Travel in gaming

This morning, as always, I went about 13 miles to work. It took me, from when I hugged my family to when I pushed “go” on my computer, about 30 minutes. That’s not bad.

This weekend, I will (again) travel from Minneapolis to Penang, Malaysia. That’s about 9,000 miles. It will, all told, take me about 36 hours from when I leave my home to when I arrive at my hotel.

Why do I mention this?

The car would normally be assumed to travel 40-60 miles per hour. The listed cruise speed of a 777-200 is 585mph. Raw math would tell you the trips should take about 16 minutes and 15.5 hours, respectively! That would be a pretty common gaming calculation for “how fast can I get there?”

The reality is about double that. It includes loading, waiting, forgetting your keys, switching between waypoints, traffic (hopefully not an issue at 37, 000 feet), and other obstacles.

The interesting thing (for me) here is that the inflation factor for trips of over two orders of magnitude different in length both take about twice as long as their cruise speed would indicate. That’s not a bad rule of thumb.

Want to take a trip from one fantasy town to another? They’re 100 miles apart? Your wagon team can usually manage about 3mph? Well, that trip will likely take closer to 66 hours rather than the 33 you’d expect. Now, that DOES include sleep and stuff! This is an all-in time, about three days.

If you want to go faster, you’re now adventuring. It starts to look like the equivalent of a forced march, and will require some skill (and therefore some skill rolls) to execute. Might be Hiking, Riding, Animal Handling, or some professional or area knowledge skill that gets you from A to B. And that’s ONLY if you’re in control of the trip, because it might not work. My trip to Penang, at best, would be me walking out my door at 11am, departing at 1pm, and flying directly to STPG on a Boeing 777-200, Airbus A340-500 or A350-900R, or 787-9. All four of those platforms have a cruise speed of about 560mph, and more importantly, greater than 9,000 mile unrefueled range. So theoretically, they can make the trip in about 18 hours (40 minutes longer than the A340-500 trip I took direct from LA to Singapore! A long time in an aluminum tube). Then deplane and another hour to the hotel. That’s a total time of 21 hours instead of 36. But it requires you to be able to charter your own long-range jet, and nothing to interfere with getting from your home to the airport, airport to the hotel. So lots of luck, there.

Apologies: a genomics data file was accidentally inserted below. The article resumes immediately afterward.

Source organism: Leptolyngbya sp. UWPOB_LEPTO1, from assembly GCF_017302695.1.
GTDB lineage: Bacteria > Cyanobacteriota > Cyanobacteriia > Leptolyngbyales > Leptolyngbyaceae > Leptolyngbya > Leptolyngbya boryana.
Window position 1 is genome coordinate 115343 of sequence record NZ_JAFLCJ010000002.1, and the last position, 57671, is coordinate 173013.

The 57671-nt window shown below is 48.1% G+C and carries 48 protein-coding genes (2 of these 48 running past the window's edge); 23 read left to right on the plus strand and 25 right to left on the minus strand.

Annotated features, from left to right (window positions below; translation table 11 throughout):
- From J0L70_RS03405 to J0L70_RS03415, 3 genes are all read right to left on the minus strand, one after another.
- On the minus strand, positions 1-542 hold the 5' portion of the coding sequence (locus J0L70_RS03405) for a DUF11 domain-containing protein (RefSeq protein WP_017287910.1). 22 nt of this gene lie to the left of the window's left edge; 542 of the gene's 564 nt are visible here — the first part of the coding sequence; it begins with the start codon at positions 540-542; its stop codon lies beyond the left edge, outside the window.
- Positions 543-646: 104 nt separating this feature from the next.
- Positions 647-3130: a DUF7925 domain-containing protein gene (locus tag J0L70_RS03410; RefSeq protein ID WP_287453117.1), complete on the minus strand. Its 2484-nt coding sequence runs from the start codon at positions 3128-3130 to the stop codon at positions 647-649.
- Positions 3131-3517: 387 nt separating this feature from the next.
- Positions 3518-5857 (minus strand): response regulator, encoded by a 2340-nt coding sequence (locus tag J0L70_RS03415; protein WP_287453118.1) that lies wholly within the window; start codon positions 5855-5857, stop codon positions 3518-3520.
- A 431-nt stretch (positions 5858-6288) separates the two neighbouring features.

Anyway, when considering travel times, I think a good rule of thumb is probably “twice as long as it would take to cover the distance as a straight-shot at cruising speed.”

2 thoughts on “Travel in gaming

  1. Talk about synchronicity. This is a good rule of thumb to keep in mind, and you're right; I often notice how travel times, around town and for long trips both, take about twice the amount of time you'd expect from raw cruising speed calculations. Funny how that ratio remains roughly accurate no matter the method of travel, though, isn't it?

  2. Over the last few years I've been running a modern urban horror campaign that takes place in an alternate Los Angeles, first in the 1920s and now the 1960s. I knew my players would be running all over the city, and that time would be a critical factor in some instances. When I began calculating driving times around LA using GURPS rules, I realized if I didn't add some realism, I'd have players getting from Long Beach to Burbank in much less time than it would take in reality.

    So I did some reading on LA traffic patterns, which is so much about freeways and lack of transit that it was almost irrelevant: one big difference with my alt-LA is that I keep the trains going after the 1930s. The existing data was enough for me to establish that traffic patterns are largely unpredictable and susceptible to random interference. The data was also enough for me to extrapolate on the interaction between traffic and cars: public transit does not speed up travel time for cars, but does provide a reliable conveyance less susceptible to randomness.

    I randomize traffic by time of day and don't bother to consider geography unless they leave the city limits. In order to reflect the realism of traffic lights, frequent stops, slow drivers, and other unavoidable nuisances, I made the additional time modifiers excessively brutal (based primarily on contemporary experience). (Should the players choose public transit, I roll 3d6 and on an 18 the train or bus is delayed by 2d6 minutes).

    To determine the automobile traffic level, roll 3d6 and alter the travel time as follows:

    3 None +0
    4-5 Low +5
    6-8 Medium +10
    9-11 Normal +15
    12-14 Busy +30
    15-17 Rush Hour x2
    18 Impossible x3

    So my players have a choice: hop on a train and get there on time, or hop in the car and increase the chance of delay. When they experience traffic delays, I call for Area Knowledge *and* Driving rolls to get out of it.

    Once they get their hands on a TeslaCorp air car, however, this is mostly moot.

Leave a Reply

Your email address will not be published. Required fields are marked *